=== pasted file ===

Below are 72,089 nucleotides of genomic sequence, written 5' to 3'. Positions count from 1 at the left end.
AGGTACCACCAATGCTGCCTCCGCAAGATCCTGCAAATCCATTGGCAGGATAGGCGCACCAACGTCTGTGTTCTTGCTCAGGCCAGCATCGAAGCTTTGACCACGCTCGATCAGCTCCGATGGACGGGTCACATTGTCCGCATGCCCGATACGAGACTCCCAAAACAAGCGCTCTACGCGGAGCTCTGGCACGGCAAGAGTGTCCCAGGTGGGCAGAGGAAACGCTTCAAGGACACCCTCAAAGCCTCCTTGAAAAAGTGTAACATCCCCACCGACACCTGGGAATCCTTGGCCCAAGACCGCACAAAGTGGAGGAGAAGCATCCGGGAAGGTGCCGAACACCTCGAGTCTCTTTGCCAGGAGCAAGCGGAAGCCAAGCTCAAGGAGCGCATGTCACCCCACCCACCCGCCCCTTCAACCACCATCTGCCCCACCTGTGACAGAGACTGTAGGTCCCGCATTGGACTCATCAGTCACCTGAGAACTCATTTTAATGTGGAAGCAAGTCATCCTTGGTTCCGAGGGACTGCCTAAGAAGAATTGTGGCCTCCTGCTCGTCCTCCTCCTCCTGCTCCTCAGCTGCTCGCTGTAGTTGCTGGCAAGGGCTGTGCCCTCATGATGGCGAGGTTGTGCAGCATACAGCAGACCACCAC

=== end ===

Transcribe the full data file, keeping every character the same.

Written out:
Below are 72,089 nucleotides of genomic sequence, written 5' to 3'. Positions count from 1 at the left end.
AGGTACCACCAATGCTGCCTCCGCAAGATCCTGCAAATCCATTGGCAGGATAGGCGCACCAACGTCTGTGTTCTTGCTCAGGCCAGCATCGAAGCTTTGACCACGCTCGATCAGCTCCGATGGACGGGTCACATTGTCCGCATGCCCGATACGAGACTCCCAAAACAAGCGCTCTACGCGGAGCTCTGGCACGGCAAGAGTGTCCCAGGTGGGCAGAGGAAACGCTTCAAGGACACCCTCAAAGCCTCCTTGAAAAAGTGTAACATCCCCACCGACACCTGGGAATCCTTGGCCCAAGACCGCACAAAGTGGAGGAGAAGCATCCGGGAAGGTGCCGAACACCTCGAGTCTCTTTGCCAGGAGCAAGCGGAAGCCAAGCTCAAGGAGCGCATGTCACCCCACCCACCCGCCCCTTCAACCACCATCTGCCCCACCTGTGACAGAGACTGTAGGTCCCGCATTGGACTCATCAGTCACCTGAGAACTCATTTTAATGTGGAAGCAAGTCATCCTTGGTTCCGAGGGACTGCCTAAGAAGAATTGTGGCCTCCTGCTCGTCCTCCTCCTCCTGCTCCTCAGCTGCTCGCTGTAGTTGCTGGCAAGGGCTGTGCCCTCATGATGGCGAGGTTGTGCAGCATACAGCAGACCACCAC